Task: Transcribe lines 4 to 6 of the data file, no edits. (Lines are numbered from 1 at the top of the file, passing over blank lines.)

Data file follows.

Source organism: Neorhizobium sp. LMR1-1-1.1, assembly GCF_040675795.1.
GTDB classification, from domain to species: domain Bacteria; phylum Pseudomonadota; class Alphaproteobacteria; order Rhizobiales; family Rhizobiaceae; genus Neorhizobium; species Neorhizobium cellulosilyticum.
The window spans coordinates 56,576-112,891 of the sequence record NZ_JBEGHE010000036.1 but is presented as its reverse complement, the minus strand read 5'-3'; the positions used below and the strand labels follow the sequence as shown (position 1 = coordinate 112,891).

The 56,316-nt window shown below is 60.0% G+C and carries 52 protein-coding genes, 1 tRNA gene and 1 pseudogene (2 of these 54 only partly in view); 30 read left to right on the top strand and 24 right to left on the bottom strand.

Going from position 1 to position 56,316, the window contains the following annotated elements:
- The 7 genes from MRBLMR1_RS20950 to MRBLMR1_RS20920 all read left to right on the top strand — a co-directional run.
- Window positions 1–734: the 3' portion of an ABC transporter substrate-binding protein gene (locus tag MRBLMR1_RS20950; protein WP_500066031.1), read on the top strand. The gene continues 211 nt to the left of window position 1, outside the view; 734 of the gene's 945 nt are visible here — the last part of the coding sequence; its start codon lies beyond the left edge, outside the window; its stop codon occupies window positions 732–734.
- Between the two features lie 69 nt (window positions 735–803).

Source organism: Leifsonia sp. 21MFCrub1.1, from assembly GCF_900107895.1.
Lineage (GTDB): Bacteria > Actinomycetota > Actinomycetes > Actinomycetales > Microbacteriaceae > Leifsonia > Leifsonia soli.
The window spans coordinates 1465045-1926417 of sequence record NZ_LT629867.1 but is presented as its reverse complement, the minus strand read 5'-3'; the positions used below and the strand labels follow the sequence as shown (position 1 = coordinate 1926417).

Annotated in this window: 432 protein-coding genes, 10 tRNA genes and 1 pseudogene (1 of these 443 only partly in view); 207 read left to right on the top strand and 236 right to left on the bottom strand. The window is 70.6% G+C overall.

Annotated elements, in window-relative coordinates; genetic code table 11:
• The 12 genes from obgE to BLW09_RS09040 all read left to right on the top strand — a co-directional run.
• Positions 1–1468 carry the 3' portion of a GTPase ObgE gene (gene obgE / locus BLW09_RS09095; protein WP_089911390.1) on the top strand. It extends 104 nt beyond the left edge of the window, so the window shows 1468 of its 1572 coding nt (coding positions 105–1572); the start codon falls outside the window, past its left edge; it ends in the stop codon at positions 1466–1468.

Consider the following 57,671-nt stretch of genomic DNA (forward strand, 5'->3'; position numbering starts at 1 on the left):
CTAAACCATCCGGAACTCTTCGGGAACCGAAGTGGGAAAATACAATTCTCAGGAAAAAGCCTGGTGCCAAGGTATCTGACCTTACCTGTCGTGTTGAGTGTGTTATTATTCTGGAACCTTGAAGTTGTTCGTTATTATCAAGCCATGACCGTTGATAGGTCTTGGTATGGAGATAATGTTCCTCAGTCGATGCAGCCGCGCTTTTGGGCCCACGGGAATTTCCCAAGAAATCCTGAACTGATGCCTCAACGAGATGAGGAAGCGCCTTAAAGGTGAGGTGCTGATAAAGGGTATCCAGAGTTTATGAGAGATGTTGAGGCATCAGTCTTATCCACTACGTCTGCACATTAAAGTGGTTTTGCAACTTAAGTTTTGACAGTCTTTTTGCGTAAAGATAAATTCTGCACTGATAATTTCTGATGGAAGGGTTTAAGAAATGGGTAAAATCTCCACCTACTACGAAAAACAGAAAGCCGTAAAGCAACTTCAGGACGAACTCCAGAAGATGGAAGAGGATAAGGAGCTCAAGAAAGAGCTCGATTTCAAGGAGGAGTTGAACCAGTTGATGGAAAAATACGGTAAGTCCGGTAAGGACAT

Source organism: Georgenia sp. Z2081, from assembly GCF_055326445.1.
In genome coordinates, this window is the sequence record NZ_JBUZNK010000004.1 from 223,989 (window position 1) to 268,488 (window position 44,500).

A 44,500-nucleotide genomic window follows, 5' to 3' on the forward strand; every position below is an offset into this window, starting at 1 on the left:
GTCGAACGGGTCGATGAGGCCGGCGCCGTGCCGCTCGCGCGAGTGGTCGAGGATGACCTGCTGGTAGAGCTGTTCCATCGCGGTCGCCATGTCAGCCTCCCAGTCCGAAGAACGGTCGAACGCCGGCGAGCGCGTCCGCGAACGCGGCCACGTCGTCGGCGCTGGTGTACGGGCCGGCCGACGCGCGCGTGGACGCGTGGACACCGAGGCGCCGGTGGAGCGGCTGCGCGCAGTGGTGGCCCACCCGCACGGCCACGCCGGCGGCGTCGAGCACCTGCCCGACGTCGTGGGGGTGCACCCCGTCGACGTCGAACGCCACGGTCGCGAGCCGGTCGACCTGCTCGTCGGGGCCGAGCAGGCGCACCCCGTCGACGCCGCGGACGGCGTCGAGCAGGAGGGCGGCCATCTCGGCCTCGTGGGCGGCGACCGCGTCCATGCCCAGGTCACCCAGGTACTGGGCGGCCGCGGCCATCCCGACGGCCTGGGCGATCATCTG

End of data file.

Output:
The 56,316-nt window shown below is 60.0% G+C and carries 52 protein-coding genes, 1 tRNA gene and 1 pseudogene (2 of these 54 only partly in view); 30 read left to right on the top strand and 24 right to left on the bottom strand.

Going from position 1 to position 56,316, the window contains the following annotated elements:
- The 7 genes from MRBLMR1_RS20950 to MRBLMR1_RS20920 all read left to right on the top strand — a co-directional run.